At a time when fashion designing as a career for a man was unheard of in Sri Lanka, Kirthi Sri Karunaratne had unwittingly created his very first sketches that changed his life forever. As he retraced his steps through memory lane reminiscing of a glamorous journey in fashion designing, Kirthi, fashion guru for over 50 years brimmed with pride over the achievements of an unforgettable lifetime.
Words Kamalika Jayathilaka
Several long decades ago a representative from the House of Dior in Paris had arrived in Sri Lanka to explore avenues for opening up a fashion boutique. Inquiring after local designers and finding none, he had instead learned about an exceptionally talented teenager named Kirthi who sketched as a hobby. Having found the young Sri Lankan artist, Jeoffrey De Seynes of Dior had actually discovered the first Sri Lankan fashion designer. With this meeting, Kirthi reached a turning point in his life where he decided to drop his studies in medicine he had embarked on in the hope of becoming a surgeon, to follow his one passion in life: fashion designing; and a while afterwards he moved to Paris to work at the House of Dior.
It was Sita Jayawardana a versatile journalist at The Sunday Times who had made him realise how gifted he was and encouraged him to follow a path in designing. “I am always grateful to Sita for having guided me, because if not for her I don’t think it would have ever come about,” began Kirthi, laying before us the intricate details of the colourful story of his life thereafter as a designer.
Learning the A B C’s of the designing craft in romantic Paris, Kirthi had then moved on to Rome to work for the then renowned designer Emilio Schubert. “Rome was exciting for me; and during a very short stint with Emilio, I had the privilege of meeting people like Sophia Loren and Gina Lollobrigida which for me in my youth was very thrilling”. Having learnt what he could in the Western world he decided to return and see if he could achieve success, in then Ceylon.
Somewhere near 500 women had gathered that evening in 1956 at the Women’s International Club in Colombo to view and appraise his creations.
Kirthi’s career in designing had thus begun, and he held his first fashion show in Colombo after his return to Sri Lanka with just one model, Rita Fernando. She had at the time been the only London trained fashion model in the country who took to the catwalk to showcase just four outfits designed for morning, noon, cocktail and evening wear. The show had attracted somewhere near 500 women who had gathered that evening in 1956 at the Women’s International Club in Colombo to view and appraise his creations.
Endeavouring to preserve the Sri Lankan tradition in his work, Kirthi has since then dressed and designed for a host of well known locals, foreigners as well as Sri Lankans living abroad. He has also produced several beauty contests including Miss Sri Lanka and Mrs Sri Lanka both of which were won by Rosy Senanayake, and has hosted many an outstanding fashion show within and outside the country. He recalls one memorable show held in New York in 2003 which had been organised by the Old Boys’ Association of Ananda College, his school, at which he had also been awarded with a Lifetime Achievement Award.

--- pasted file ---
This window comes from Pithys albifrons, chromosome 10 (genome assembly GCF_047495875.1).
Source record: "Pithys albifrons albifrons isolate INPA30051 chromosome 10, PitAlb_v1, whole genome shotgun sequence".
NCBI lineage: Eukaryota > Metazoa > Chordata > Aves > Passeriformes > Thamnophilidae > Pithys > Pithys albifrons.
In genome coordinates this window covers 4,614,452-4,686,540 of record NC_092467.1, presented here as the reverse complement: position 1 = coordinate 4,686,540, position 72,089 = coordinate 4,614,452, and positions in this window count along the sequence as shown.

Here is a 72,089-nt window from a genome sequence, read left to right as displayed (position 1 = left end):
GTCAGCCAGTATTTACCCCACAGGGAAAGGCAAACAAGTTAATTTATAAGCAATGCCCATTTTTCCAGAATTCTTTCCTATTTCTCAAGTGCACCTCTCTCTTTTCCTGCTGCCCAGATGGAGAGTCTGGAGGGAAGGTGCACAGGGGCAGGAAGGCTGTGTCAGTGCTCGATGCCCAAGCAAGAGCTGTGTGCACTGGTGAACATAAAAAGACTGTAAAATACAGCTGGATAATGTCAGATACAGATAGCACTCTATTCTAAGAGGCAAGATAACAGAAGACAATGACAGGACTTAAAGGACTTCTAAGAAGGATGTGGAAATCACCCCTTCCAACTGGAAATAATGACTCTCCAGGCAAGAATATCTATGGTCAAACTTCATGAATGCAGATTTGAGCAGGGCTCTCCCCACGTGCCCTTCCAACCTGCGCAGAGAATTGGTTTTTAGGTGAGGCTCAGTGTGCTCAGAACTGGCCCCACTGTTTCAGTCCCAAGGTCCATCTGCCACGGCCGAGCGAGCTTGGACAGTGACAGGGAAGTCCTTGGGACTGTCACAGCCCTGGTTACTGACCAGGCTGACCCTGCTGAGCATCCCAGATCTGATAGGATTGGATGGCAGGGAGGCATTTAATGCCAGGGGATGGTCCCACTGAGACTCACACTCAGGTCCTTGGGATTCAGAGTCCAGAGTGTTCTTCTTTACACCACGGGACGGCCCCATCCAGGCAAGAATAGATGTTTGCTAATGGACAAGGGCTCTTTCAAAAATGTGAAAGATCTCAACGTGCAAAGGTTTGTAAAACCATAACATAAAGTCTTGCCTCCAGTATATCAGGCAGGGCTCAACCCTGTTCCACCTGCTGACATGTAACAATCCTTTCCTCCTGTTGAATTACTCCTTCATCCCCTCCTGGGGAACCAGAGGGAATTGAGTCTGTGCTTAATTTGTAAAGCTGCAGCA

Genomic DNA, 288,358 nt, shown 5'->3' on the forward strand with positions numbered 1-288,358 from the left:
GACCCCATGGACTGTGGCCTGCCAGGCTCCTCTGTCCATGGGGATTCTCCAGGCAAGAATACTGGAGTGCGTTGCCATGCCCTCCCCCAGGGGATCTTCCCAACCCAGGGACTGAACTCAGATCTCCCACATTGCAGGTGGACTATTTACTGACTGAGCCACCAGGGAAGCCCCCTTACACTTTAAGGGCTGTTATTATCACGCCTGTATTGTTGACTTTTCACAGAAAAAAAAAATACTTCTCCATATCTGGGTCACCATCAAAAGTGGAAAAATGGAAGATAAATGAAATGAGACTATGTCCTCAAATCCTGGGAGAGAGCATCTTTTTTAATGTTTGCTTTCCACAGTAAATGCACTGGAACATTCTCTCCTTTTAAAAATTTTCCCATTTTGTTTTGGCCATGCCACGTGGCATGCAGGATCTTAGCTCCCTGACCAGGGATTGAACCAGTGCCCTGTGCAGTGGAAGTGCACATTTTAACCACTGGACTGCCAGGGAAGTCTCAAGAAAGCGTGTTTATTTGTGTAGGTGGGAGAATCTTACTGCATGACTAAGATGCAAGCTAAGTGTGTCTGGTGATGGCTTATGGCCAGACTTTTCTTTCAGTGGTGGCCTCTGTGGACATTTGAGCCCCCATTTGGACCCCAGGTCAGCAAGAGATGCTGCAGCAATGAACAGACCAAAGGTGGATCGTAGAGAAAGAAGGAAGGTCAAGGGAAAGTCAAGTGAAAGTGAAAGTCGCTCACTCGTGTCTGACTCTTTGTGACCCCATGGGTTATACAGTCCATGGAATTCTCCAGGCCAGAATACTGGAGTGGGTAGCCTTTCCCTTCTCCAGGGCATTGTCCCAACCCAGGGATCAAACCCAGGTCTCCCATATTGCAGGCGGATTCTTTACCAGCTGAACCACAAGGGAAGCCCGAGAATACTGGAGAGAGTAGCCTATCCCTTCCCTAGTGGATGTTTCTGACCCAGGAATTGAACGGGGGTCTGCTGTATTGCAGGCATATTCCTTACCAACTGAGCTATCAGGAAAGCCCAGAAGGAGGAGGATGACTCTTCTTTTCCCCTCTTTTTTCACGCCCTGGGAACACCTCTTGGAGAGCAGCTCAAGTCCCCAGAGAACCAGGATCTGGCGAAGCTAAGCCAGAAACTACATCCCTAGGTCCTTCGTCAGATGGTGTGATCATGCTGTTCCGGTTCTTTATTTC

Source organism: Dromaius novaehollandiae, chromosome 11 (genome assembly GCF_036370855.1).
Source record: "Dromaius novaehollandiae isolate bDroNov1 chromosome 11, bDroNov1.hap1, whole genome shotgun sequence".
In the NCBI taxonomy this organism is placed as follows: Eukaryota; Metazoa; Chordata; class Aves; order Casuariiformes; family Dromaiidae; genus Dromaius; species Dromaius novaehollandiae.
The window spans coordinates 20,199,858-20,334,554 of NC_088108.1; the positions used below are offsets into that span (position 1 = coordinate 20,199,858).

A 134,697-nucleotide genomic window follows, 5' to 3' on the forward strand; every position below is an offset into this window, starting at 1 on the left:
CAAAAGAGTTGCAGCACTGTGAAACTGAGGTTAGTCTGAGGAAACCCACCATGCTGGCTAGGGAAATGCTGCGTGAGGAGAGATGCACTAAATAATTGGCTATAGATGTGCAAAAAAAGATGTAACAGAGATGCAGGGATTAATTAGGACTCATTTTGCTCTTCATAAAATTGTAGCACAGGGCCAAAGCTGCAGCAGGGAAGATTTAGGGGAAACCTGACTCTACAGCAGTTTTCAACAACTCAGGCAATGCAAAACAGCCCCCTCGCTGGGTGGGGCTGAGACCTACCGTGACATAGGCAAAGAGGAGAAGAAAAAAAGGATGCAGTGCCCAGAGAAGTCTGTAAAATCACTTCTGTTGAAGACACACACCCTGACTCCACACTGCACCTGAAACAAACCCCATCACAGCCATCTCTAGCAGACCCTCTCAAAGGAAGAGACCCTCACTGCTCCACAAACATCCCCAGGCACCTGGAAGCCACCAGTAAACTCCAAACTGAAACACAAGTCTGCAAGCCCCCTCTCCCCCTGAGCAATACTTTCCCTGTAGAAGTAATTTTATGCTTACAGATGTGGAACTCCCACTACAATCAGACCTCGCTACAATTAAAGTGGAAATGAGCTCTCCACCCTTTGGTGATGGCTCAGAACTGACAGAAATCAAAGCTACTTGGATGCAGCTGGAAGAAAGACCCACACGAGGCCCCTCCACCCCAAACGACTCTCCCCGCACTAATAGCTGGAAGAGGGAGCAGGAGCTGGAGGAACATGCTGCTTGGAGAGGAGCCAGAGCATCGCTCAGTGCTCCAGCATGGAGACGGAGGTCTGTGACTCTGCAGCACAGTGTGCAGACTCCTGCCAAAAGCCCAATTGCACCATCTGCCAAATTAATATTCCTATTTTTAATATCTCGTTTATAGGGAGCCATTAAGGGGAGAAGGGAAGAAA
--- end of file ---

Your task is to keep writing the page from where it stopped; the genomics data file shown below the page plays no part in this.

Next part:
Happily recalling the weddings of cousins Mrs Ranjan Wijeratne, Mrs Neville Coorey and several other cousins whom he had designed for and dressed even before becoming a professional designer, Kirthi also recalled several others that he had dressed. Among them are Sicille Kotelawala, Rukmani Maharajah, Shushila Gunesekera Fernando and Malani Wijeratne from the many thousands he has lost count of and has no record of. Among the many figures both known and otherwise that he had subsequently worked for, he said “I have worked for a couple of wives of the Presidents, wives of visiting dignitaries and dressed beauty queens from Yvonne Gunawardene, Angela Seneviratne and Rosy Senanayake to Jaqueline Fernandez during my life time, who have also modelled for me in some of the prestigious shows I did in Colombo; and today I serve the granddaughters of my very first clients,” he said with a sense of pride.
Kirthi’s talents have however surpassed the single sphere of designing and have also taken him into the limelight through acting, singing, dancing as well as writing. Nidhanaya, Kalu Diya Dahara and Kolomba Sanniya are some of the films he has acted in. “I love acting, but I prefer the stage to the movie experience and have immensely enjoyed working with people like Ernest MacIntyre and Iranganie Serasinghe,” said Kirthi. He is also an excellent writer, penning his thoughts on fashion, art, music, dance and social events in newspapers and magazines for over four decades. “The only thing I haven’t been able to do but would love to is to be in a teledrama,” added the smiling Kirthi.
Sri Lanka’s first ever fashion designer, with decades of success, fame and name, believes that to become a designer is no easy task.
Having celebrated his 80th birthday recently, Sri Lanka’s first ever fashion designer, with decades of success, fame and name, believes that to become a designer is no easy task. “Not everyone can turn out to be a designer, it has to be in you; it is an inborn talent,” explained Kirthi adding that whatever the profession one is into, he or she has to foremost have the dedication and passion to achieve the kind of success that he has enjoyed.
“It has been a long ride, but I have no regrets, I am happy with the way my life has turned out,” concluded this inspirational designer, the vanguard of Sri Lankan fashion designing, still holding on to his true beliefs in life.